The book Understanding European Movements, edited by Cristina Flesher Fominaya and Laurence Cox, has just been published and might be of interest to readers.
Cristina Flesher Fominaya and Laurence Cox, eds. (2013) Understanding European Movements: New Social Movements, Global Justice Struggles, Anti-Austerity Protest. London: Routledge (Advances in Sociology series).
304 pp. hardback, ISBN 978-0-415-63879-1, release date 21 May 2013.
List price $143 / £80; discount $114.40 / £64 (order via www.routledge.com using discount code ERJ67*).
A paperback edition will come out in due course but in the meantime we are encouraging people to try ordering this through university and public libraries.
Across Europe, social movements are resisting the onslaught of austerity politics and challenging the legitimacy of the neoliberal economic model. In Ireland, commentary from both sides often revolves around the relationship between Irish movements and those elsewhere in Europe. At the same time, much of this analysis is flimsy, restricted to English-language information and anecdotal accounts. Understanding European movements represents a collaborative project by participants in the Council for European Studies’ social movements research network. Its 15 chapters include authors based in 11 countries whose analyses are all grounded in ethnographic and historical research on these movements – in Denmark, France, Germany, Greece, Hungary, Iceland, Ireland, Italy, Romania, Spain and the UK as well as transnational relationships – and in keeping with the traditions of European movement research many are active, critical participants in the movements they analyse and the book is written for movement activists as well as researchers. The book offers a comprehensive, interdisciplinary perspective on the key European social movements in the past forty years and sets present-day struggles in their longer-term national, historical and political contexts.
Key themes include:
- the European tradition of social movement theorising – particularly in its attempt to understand movement development from the 1960s onwards
- the extent to which European movements between 1968 and 1999 became precursors for the contemporary anti-globalisation movement
- the construction of the anti-capitalist “movement of movements” within the European setting
- the new anti-austerity protests in Iceland, Greece, Spain (15- M/Indignados), and elsewhere.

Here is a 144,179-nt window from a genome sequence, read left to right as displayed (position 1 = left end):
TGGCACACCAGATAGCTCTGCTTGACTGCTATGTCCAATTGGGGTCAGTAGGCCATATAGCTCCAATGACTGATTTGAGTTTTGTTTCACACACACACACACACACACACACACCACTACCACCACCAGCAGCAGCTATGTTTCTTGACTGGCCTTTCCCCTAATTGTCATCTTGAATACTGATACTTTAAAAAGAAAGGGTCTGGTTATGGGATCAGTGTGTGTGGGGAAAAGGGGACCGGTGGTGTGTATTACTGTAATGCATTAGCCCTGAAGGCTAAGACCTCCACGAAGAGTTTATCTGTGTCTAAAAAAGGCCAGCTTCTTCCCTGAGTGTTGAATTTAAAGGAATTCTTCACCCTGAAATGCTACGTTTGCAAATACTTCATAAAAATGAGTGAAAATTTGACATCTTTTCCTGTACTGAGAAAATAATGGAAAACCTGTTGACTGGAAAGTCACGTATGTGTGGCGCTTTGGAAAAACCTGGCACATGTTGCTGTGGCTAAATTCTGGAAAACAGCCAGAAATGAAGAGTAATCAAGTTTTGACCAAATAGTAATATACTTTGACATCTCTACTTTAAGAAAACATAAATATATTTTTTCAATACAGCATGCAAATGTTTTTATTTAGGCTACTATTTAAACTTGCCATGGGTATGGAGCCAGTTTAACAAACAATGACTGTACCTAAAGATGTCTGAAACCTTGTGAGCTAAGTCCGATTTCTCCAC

“Introduction”. Cristina Flesher Fominaya and Laurence Cox
Part I: European theory / European movements
- “European social movements and social theory: a richer narrative?” Laurence Cox and Cristina Flesher Fominaya
- Part II: European precursors to the global justice movement
- “The Italian anomaly: place and history in the global justice movement”. Michal Osterweil
- “The emergence and development of the ‘no global’ movement in France: a genealogical approach”. Isabelle Sommier and Olivier Fillieule
- “The continuity of transnational protest: the anti-nuclear movement as a precursor to the global justice movement”. Emmanuel Rivat
- “Where global meets local: Italian social centres and the alterglobalization movement”. Andrea Membretti and Pierpaolo Mudu
- “Constructing a new identity for the alterglobalization movement: the French Confédération Paysanne as anti-capitalist ‘peasant’ movement”. Edouard Morena
- “Movement culture continuity: the British anti-roads movement as precursor to the global justice movement”. Cristina Flesher Fominaya
Part III. Culture and identity in the construction of the European ‘movement of movements’
- “Europe as contagious space: cross-border diffusion through EuroMayday and climate justice movements”. Christian Scholl
- “The shifting meaning of ‘autonomy’ in the East European diffusion of the alterglobalization movement: Hungarian and Romanian experiences”. Agnes Gagyi
- “Collective identity across borders: bridging local and transnational memories in the Italian and German global justice movements”. Priska Daphi
- “At home in the movement: constructing an oppositional identity through activist travel across European squats”. Linus Owens, Ask Katseff, Elisabeth Lorenzi and Baptiste Colin
Part IV. Understanding the new ‘European Spring’: anti-austerity, 15-M, Indignados
- “The roots of the Saucepan Revolution in Iceland”. Árni Daníel Júlíusson and Magnús Sveinn Helgason
- “Collective learning processes within social movements: some insights into the Spanish 15M / Indignados movement”. Eduardo Romanos
- “Think globally, act locally? Symbolic memory and global repertoires in the Tunisian uprising and the Greek anti-austerity mobilizations”. Vittorio Sergi and Markos Vogiatzoglou
- “Fighting for a voice: the Spanish 15-M / Indignados movement”. Kerman Calvo
“Conclusion: anti-austerity protests in European and global context – future agendas for research”. Cristina Flesher Fominaya and Laurence Cox
About the editors
Cristina Flesher Fominaya (University of Aberdeen) is about to start a two-year Marie Curie research project based at NUI Maynooth looking at the different social movement responses to austerity in Ireland and Spain. Laurence Cox co-directs the MA in Community Education, Equality and Social Activism at the National University of Ireland, Maynooth. They are founding co-editors of the social movements journal Interface and co-chairs of the Council for European Studies’ social movements research network.
Further details at http://tinyurl.com/euro-movements or http://www.routledge.com/books/details/9780415638791/.
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